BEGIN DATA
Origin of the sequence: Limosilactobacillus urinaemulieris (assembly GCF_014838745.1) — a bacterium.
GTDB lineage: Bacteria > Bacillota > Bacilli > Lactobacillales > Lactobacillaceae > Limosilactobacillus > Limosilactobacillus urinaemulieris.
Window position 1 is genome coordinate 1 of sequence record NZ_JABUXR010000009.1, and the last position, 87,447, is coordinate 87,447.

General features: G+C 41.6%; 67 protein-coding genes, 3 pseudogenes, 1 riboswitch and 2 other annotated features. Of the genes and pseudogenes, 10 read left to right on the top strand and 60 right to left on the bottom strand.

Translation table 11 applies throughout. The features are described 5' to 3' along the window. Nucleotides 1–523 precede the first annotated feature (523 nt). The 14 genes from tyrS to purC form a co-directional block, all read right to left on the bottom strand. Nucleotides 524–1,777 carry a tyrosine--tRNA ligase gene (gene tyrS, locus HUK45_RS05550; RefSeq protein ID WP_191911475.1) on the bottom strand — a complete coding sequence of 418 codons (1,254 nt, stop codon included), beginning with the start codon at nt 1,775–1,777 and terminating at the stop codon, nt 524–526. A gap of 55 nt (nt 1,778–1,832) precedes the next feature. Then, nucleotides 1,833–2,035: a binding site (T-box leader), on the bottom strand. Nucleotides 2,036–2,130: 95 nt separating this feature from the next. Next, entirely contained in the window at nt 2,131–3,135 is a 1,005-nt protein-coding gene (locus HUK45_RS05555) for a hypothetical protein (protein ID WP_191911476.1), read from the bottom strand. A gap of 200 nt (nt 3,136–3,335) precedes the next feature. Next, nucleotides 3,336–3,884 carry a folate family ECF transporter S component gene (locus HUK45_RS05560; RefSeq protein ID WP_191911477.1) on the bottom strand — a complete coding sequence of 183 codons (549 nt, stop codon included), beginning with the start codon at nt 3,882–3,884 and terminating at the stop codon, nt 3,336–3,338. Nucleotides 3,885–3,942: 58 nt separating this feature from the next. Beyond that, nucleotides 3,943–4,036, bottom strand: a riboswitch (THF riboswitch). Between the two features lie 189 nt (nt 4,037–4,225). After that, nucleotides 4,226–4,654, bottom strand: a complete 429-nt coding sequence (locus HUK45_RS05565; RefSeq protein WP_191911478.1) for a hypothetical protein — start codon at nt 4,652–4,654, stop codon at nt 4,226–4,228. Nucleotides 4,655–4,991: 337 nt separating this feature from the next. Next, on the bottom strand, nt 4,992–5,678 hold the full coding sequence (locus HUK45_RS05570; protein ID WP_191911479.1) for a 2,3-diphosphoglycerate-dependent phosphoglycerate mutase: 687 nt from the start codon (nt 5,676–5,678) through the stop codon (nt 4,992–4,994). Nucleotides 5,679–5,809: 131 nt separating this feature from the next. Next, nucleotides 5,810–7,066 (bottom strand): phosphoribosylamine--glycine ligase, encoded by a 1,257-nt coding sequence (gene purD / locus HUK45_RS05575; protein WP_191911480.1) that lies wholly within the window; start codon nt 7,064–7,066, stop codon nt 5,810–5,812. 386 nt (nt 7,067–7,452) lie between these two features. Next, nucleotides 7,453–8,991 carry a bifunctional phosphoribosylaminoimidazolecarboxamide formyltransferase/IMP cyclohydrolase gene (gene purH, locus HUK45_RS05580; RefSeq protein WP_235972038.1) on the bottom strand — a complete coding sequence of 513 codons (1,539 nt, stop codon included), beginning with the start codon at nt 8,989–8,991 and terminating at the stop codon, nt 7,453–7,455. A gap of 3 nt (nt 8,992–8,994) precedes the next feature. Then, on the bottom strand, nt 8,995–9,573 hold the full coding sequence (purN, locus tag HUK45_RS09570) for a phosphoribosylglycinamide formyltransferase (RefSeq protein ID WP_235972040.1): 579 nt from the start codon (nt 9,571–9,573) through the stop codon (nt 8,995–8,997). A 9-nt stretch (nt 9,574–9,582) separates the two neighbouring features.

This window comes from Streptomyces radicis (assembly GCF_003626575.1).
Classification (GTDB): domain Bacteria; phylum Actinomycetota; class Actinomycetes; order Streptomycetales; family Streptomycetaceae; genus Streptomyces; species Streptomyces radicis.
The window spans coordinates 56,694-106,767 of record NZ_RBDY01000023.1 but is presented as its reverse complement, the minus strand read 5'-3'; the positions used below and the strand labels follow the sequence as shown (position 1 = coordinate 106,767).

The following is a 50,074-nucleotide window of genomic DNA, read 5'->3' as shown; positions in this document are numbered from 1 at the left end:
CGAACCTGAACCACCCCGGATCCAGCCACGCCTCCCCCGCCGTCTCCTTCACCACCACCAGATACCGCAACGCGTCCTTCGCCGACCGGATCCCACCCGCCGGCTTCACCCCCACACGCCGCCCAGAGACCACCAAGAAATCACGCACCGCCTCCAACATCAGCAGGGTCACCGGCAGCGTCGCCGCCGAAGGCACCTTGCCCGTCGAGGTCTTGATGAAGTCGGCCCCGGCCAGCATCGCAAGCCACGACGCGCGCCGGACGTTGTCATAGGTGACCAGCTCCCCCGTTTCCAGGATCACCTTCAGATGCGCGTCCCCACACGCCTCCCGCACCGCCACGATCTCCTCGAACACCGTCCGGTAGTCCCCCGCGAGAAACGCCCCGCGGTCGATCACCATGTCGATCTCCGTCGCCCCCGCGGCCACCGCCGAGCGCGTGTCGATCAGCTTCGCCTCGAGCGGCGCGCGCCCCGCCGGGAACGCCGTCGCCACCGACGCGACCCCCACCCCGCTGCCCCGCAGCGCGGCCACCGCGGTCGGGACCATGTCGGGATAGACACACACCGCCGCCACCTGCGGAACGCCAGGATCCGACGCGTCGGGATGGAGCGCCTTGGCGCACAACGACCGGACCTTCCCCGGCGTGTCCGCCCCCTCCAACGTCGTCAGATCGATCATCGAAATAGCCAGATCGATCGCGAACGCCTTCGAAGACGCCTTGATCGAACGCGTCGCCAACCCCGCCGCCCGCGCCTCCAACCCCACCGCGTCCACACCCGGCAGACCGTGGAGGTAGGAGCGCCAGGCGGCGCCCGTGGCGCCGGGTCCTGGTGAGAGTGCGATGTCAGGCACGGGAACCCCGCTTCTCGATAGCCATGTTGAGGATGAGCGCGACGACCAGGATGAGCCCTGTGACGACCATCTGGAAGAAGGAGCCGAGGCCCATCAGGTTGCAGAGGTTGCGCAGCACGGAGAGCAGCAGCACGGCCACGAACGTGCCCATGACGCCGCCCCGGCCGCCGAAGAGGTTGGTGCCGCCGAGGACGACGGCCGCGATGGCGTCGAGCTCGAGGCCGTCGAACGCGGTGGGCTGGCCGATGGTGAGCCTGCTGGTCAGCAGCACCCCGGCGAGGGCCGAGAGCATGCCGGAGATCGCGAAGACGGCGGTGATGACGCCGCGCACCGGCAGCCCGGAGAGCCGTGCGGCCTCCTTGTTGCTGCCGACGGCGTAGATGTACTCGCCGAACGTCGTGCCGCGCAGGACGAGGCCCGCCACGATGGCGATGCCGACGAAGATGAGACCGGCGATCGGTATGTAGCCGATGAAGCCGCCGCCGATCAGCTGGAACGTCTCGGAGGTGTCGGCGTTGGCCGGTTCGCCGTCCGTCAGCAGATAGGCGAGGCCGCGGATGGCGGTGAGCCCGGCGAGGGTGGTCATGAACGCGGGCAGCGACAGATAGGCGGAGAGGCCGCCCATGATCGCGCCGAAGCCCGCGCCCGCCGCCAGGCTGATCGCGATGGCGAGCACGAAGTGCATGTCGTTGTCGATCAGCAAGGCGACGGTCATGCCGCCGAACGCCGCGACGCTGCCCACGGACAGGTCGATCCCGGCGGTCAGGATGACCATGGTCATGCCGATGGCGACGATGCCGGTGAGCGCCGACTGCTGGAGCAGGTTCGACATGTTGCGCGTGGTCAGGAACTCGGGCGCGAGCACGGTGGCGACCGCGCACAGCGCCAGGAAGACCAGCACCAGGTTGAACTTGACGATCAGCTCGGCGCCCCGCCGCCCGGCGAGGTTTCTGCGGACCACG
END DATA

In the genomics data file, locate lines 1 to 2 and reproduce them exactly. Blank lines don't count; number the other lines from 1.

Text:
Origin of the sequence: Limosilactobacillus urinaemulieris (assembly GCF_014838745.1) — a bacterium.
GTDB lineage: Bacteria > Bacillota > Bacilli > Lactobacillales > Lactobacillaceae > Limosilactobacillus > Limosilactobacillus urinaemulieris.